Artist Gino Hollander, who lived nearly 20 years in Aspen, dies at 91
Gino Hollander spent nearly 20 years living in Aspen, a place that inspired him earlier in his life when he served in the Army’s 10th Mountain Division.
But he was an artist first, his family recalled.
“He was sketching up to the very end,” said daughter Lise Hollander Cohen, who lives in Basalt. “He had some dementia, but he had not forgotten how to sketch.”
On Aug. 27, Hollander died in Newport Beach, California, of a heart attack. He was 91 (see obituary, page A6).
Hollander made a name for himself through his work as an abstract expressionist, and he had an affinity for the mountains, especially those surrounding Aspen. He and his wife, Barbara, moved from Spain to Aspen in 1991 and stayed here until 2009, when he took his doctor’s orders to live at sea level. The couple moved to Ojai, California, living there six years before moving to Newark earlier this year.
“To a great extent, he liked the small-town aspect of Aspen,” Cohen said. “He talked to people at City Market every day.”
Hollander was sociable, regularly befriending strangers in Aspen and striking up conversations.
“He just loved to talk to people, just not collectors,” his granddaughter Jess Hollander Kane said.
Hollander and his wife rented a home at the end of a cul-de-sac on Queen Street. The home was on the banks of the Roaring Fork River, where he spent much of his time painting outdoors.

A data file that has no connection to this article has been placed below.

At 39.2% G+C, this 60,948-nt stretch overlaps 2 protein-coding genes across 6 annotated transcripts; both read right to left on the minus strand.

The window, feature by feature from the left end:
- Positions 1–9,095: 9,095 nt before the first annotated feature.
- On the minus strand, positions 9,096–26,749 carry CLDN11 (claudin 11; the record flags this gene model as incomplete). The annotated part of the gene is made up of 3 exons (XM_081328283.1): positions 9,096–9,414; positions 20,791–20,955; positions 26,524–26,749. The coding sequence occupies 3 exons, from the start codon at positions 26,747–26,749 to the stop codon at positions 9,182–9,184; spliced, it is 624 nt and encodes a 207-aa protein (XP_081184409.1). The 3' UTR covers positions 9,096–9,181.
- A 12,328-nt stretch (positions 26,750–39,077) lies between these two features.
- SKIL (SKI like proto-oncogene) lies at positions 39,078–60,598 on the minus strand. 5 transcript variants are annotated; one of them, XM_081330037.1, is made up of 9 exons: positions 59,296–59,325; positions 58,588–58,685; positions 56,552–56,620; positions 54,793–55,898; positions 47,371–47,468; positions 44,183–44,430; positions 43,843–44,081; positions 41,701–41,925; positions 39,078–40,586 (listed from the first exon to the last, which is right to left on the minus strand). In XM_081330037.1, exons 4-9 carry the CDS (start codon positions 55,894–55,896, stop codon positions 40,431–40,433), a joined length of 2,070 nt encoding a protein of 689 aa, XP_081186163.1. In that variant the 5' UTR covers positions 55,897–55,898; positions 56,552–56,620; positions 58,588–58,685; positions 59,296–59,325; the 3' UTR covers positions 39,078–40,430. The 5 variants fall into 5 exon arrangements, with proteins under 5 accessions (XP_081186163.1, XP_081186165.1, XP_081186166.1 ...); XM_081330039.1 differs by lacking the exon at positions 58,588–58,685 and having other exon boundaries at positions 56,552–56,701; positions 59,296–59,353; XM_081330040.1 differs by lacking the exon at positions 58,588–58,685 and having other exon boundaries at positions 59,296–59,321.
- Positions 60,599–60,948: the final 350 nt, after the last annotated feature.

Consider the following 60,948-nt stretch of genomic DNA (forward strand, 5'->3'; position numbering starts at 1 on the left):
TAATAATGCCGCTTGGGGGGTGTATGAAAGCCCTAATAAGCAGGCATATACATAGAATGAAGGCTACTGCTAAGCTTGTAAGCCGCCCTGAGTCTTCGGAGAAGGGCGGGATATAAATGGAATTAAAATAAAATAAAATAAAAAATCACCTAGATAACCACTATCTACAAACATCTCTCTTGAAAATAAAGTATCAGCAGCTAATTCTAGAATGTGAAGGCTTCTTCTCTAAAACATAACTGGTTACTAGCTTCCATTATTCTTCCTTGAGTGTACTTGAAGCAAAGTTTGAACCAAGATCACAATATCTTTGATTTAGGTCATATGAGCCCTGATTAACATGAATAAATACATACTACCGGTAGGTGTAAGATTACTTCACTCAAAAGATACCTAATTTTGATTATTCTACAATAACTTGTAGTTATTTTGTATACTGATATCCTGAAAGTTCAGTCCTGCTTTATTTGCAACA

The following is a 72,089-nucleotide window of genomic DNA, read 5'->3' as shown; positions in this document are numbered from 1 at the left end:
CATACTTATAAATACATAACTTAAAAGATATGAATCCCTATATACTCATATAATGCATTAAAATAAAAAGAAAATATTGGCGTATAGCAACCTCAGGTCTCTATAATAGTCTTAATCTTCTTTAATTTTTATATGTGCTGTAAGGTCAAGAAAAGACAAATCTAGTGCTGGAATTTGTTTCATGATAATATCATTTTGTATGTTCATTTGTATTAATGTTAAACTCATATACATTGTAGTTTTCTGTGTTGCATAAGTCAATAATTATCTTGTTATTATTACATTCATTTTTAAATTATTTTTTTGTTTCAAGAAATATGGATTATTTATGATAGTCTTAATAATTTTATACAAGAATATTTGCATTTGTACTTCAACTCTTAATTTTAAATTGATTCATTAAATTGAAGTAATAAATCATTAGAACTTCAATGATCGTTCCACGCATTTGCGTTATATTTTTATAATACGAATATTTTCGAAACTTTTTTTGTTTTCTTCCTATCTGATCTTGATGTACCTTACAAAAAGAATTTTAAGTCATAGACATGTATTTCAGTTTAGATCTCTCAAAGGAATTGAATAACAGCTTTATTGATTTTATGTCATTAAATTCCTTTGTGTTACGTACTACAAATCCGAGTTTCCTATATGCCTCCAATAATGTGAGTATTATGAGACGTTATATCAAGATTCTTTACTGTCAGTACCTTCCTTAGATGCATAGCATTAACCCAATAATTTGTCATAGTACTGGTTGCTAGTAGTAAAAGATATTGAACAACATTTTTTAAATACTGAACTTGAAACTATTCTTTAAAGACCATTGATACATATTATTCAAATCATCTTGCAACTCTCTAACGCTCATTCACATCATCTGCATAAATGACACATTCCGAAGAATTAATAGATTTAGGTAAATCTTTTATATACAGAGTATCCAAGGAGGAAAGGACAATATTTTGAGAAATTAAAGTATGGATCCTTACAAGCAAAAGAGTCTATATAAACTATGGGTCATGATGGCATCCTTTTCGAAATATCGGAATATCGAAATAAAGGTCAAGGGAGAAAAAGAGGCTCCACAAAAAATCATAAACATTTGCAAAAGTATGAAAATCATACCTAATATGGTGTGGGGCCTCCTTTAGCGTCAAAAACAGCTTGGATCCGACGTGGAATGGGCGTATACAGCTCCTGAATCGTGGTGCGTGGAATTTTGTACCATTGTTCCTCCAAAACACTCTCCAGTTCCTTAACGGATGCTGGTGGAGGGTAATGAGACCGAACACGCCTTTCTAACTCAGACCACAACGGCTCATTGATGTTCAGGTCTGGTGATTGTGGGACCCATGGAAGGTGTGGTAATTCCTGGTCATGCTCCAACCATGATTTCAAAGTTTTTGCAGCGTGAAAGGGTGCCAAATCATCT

“He didn’t see anybody and heard the river and had bears come by every day,” Kane said.
Cohen and Kane estimated that Hollander took more than 500 backcountry trips outside Aspen in his snowmobile, often bringing the family along with him. He skied into his ’70s — Tiehack and Aspen Highlands were his favorite spots. He remained active after he put down his skis by playing tennis into his 80s, “oftentimes hitting a ball while connected to an oxygen tank in a backpack,” his obituary said.
Hollander also participated in the Roaring Fork Veterans History Project, in association with the Library of Congress, which included interviews with numerous area veterans that were aired on Aspen’s public-access TV station, GrassRoots Community Network.
In the interview, Hollander recalled dropping out of college after three months, joining the Army in December 1941 and doing basic training with the 10th Mountain Division, which trained for high-altitude combat, at Camp Hale that January at age 18.
“Life is a changeable feast,” he said. “As you look back, it’s just different, but at the time, you’re 18; you’re everything,;you’re it.”
Training was brutal, he said, with 90-pound backpacks being the “de rigueur.” Once, they did a 50-mile training exercise from Camp Hale near Leadville to Aspen, which Hollander called “the hardest thing that I’ve ever done.”
“It was extremely rugged for everybody,” he said. “But on the other hand, the surroundings for me were fantastic, and the people were very nice.”
Hollander was a decorated soldier, having fought in World War II in northern Italy, where his knee was blown apart. He earned two Purple Hearts, among other accolades, for his service.
Cohen and Kane said they aren’t sure if a Hollander gallery will be opened in Aspen. There’s one in Santa Fe, New Mexico, and his works are on display at Rustique Bistro in Aspen and Tempranillo Restaurant in Basalt.
His adventurous spirit, they said, will have a lasting impact.
“He was the kind of father that while growing up in Spain, he’d take us out of school for three months to teach us how to ski in the Sierra Nevada (in Spain) or ride horseback across the country,” Cohen recalled.
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My father was the last assayer in Aspen. At one time there were many, but it dwindled to one and when that one died in 1944 the Midnight Mine discovered it was too expensive and took too long to send out its assays.